In article <E15pHJTemail@example.com>,
Bernd Eckenfels <firstname.lastname@example.org> wrote:
>In article <Pine.LNX.email@example.com> you wrote:
>> for a current Maxtor 60G 5400 RPM UDMA100 disk, 2.4.10, ext2,
>> I just measured: 7 MBps with -W0, vs 27 MB/s with -W1.
>how much data do you have written to get those numbers? The drive cache is
>is most often so small it only can cache a few blocks.
Actually, that's not the main win of writeback caching.
Themain win is being able to write a whole track in one go, starting at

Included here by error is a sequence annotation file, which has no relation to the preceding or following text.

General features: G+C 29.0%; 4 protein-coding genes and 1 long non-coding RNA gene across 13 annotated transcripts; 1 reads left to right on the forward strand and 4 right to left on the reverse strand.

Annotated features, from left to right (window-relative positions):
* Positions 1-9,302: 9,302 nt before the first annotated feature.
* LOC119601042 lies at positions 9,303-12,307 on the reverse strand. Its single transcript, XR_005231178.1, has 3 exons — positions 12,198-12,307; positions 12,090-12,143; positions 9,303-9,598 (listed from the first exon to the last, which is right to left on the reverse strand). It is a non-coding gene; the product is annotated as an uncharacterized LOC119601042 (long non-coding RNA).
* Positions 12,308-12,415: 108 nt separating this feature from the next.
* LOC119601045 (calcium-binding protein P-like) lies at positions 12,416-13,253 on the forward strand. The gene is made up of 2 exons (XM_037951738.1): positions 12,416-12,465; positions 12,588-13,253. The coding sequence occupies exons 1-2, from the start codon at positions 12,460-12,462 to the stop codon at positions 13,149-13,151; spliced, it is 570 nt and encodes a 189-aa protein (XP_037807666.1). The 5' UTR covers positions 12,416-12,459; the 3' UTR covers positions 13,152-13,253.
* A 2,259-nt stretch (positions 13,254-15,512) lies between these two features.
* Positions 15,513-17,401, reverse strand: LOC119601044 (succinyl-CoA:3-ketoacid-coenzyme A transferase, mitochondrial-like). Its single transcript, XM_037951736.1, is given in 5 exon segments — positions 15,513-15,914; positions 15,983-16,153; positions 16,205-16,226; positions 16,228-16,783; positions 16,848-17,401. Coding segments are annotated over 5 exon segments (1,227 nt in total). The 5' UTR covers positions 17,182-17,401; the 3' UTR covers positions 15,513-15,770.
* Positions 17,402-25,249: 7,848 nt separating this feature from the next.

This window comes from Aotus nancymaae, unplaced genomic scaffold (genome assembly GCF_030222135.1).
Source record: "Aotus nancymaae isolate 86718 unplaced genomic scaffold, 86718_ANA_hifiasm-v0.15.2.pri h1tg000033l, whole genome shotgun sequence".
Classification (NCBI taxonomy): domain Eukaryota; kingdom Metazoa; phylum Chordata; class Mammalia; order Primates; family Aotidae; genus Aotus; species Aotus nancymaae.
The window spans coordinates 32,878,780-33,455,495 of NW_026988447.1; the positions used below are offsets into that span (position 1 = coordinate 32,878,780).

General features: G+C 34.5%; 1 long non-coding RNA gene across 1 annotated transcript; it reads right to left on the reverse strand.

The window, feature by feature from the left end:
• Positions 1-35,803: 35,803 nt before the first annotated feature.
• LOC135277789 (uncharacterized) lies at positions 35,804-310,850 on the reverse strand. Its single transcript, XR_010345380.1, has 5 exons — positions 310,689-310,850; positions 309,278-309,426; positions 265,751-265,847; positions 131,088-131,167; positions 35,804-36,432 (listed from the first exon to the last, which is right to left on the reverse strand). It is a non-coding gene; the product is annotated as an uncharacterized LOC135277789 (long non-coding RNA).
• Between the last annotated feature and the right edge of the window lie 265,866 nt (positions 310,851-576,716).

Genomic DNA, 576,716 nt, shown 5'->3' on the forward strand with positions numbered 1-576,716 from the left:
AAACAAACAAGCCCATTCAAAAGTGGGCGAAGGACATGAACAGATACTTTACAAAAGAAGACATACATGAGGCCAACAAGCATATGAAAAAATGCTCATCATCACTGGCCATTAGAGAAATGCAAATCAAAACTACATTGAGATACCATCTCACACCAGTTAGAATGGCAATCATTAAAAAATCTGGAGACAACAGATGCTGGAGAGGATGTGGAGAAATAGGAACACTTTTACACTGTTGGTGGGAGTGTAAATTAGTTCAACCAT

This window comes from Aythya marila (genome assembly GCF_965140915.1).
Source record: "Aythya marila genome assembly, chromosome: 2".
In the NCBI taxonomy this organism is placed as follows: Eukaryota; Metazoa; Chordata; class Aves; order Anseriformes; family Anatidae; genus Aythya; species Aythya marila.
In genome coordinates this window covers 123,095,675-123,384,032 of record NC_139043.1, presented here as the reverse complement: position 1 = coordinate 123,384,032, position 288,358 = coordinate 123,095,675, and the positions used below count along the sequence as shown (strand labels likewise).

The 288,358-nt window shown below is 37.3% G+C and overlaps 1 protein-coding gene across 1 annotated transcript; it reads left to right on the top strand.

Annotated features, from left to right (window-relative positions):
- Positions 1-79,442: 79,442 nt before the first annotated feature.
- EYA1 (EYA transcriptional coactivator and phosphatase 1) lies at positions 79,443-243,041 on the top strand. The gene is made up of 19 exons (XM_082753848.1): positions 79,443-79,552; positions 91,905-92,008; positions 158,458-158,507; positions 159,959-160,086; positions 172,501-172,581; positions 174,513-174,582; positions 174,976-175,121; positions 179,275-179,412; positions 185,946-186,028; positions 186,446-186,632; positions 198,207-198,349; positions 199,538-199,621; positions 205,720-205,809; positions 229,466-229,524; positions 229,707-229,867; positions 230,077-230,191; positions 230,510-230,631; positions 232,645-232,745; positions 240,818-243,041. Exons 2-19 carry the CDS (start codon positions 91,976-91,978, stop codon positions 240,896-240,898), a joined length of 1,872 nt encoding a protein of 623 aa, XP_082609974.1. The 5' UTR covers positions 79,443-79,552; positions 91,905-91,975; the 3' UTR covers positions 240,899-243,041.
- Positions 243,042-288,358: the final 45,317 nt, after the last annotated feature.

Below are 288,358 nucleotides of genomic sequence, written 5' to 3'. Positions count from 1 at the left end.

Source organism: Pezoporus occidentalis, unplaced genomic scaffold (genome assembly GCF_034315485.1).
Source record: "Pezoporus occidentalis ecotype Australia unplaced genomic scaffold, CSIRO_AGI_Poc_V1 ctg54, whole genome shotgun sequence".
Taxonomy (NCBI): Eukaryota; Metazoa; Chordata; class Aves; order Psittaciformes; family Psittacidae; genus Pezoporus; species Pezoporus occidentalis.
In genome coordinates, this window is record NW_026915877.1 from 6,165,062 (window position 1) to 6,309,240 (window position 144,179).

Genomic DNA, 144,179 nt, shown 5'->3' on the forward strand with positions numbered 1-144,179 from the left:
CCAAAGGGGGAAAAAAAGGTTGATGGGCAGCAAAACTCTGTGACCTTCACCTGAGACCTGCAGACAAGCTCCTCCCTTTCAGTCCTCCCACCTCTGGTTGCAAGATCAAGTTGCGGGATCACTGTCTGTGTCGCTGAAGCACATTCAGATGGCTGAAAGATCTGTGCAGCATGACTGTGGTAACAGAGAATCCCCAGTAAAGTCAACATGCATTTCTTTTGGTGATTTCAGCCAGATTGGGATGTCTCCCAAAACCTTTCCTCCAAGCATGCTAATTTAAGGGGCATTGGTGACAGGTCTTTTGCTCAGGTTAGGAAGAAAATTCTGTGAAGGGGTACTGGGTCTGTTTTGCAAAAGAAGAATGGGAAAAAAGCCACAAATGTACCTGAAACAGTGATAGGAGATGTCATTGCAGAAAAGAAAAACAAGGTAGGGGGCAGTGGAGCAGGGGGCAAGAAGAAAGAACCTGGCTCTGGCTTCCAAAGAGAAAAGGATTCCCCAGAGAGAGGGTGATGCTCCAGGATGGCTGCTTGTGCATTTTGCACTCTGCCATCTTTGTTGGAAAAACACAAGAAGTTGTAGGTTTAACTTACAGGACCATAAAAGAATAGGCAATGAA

the _right_ position (where "right" is defined as "where the head
happens to be when it can start writing). Along with making up for the
occasional seek for meta-data, and other "smooth out the writes so that
the platter keeps gettint written to all the time" things.
Which can be a HUGE win, and which is why I personally think that any
disk that doesn't do write-back caching is a waste of good money.
We (as in Linux) should make sure that we explicitly tell the disk when
we need it to flush its disk buffers. We don't do that right, and
because of _our_ problems some people claim that writeback caching is
evil and bad.
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This archive was generated by hypermail 2b29 : Sun Oct 07 2001 - 21:00:34 EST